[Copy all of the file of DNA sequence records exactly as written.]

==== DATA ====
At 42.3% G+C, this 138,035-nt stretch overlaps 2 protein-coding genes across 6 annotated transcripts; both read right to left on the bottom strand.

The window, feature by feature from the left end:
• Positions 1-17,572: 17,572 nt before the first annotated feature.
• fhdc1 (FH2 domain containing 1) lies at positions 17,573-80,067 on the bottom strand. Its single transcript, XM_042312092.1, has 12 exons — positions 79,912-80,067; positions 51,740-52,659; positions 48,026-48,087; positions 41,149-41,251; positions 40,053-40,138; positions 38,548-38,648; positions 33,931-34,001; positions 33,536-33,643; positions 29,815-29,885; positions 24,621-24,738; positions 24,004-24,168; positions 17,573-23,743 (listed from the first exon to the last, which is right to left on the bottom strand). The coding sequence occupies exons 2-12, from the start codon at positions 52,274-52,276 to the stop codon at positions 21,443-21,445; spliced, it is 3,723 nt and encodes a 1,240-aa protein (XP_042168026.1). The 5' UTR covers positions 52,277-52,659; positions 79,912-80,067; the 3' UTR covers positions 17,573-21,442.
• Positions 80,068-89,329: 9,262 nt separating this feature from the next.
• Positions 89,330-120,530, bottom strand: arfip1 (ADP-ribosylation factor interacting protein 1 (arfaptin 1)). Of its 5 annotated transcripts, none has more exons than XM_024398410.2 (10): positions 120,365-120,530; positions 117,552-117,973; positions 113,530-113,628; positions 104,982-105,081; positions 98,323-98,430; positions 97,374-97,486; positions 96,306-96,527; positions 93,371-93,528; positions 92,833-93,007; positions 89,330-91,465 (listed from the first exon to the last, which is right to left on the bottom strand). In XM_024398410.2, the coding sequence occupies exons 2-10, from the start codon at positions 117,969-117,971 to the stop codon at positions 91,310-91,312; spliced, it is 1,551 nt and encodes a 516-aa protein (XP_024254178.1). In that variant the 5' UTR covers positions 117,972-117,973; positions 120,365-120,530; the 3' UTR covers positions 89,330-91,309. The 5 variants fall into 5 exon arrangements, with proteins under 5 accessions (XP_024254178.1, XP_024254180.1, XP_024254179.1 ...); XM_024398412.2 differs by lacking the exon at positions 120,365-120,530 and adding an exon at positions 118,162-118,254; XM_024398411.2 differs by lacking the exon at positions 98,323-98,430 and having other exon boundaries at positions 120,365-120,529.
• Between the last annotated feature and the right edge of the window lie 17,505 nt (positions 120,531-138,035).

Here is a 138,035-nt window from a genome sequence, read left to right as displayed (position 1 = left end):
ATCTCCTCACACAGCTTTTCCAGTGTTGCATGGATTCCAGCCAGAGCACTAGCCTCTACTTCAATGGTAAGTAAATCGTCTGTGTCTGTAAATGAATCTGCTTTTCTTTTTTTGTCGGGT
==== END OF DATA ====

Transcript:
At 42.3% G+C, this 138,035-nt stretch overlaps 2 protein-coding genes across 6 annotated transcripts; both read right to left on the bottom strand.

The window, feature by feature from the left end:
• Positions 1-17,572: 17,572 nt before the first annotated feature.
• fhdc1 (FH2 domain containing 1) lies at positions 17,573-80,067 on the bottom strand. Its single transcript, XM_042312092.1, has 12 exons — positions 79,912-80,067; positions 51,740-52,659; positions 48,026-48,087; positions 41,149-41,251; positions 40,053-40,138; positions 38,548-38,648; positions 33,931-34,001; positions 33,536-33,643; positions 29,815-29,885; positions 24,621-24,738; positions 24,004-24,168; positions 17,573-23,743 (listed from the first exon to the last, which is right to left on the bottom strand). The coding sequence occupies exons 2-12, from the start codon at positions 52,274-52,276 to the stop codon at positions 21,443-21,445; spliced, it is 3,723 nt and encodes a 1,240-aa protein (XP_042168026.1). The 5' UTR covers positions 52,277-52,659; positions 79,912-80,067; the 3' UTR covers positions 17,573-21,442.
• Positions 80,068-89,329: 9,262 nt separating this feature from the next.
• Positions 89,330-120,530, bottom strand: arfip1 (ADP-ribosylation factor interacting protein 1 (arfaptin 1)). Of its 5 annotated transcripts, none has more exons than XM_024398410.2 (10): positions 120,365-120,530; positions 117,552-117,973; positions 113,530-113,628; positions 104,982-105,081; positions 98,323-98,430; positions 97,374-97,486; positions 96,306-96,527; positions 93,371-93,528; positions 92,833-93,007; positions 89,330-91,465 (listed from the first exon to the last, which is right to left on the bottom strand). In XM_024398410.2, the coding sequence occupies exons 2-10, from the start codon at positions 117,969-117,971 to the stop codon at positions 91,310-91,312; spliced, it is 1,551 nt and encodes a 516-aa protein (XP_024254178.1). In that variant the 5' UTR covers positions 117,972-117,973; positions 120,365-120,530; the 3' UTR covers positions 89,330-91,309. The 5 variants fall into 5 exon arrangements, with proteins under 5 accessions (XP_024254178.1, XP_024254180.1, XP_024254179.1 ...); XM_024398412.2 differs by lacking the exon at positions 120,365-120,530 and adding an exon at positions 118,162-118,254; XM_024398411.2 differs by lacking the exon at positions 98,323-98,430 and having other exon boundaries at positions 120,365-120,529.
• Between the last annotated feature and the right edge of the window lie 17,505 nt (positions 120,531-138,035).

Here is a 138,035-nt window from a genome sequence, read left to right as displayed (position 1 = left end):
ATCTCCTCACACAGCTTTTCCAGTGTTGCATGGATTCCAGCCAGAGCACTAGCCTCTACTTCAATGGTAAGTAAATCGTCTGTGTCTGTAAATGAATCTGCTTTTCTTTTTTTGTCGGGT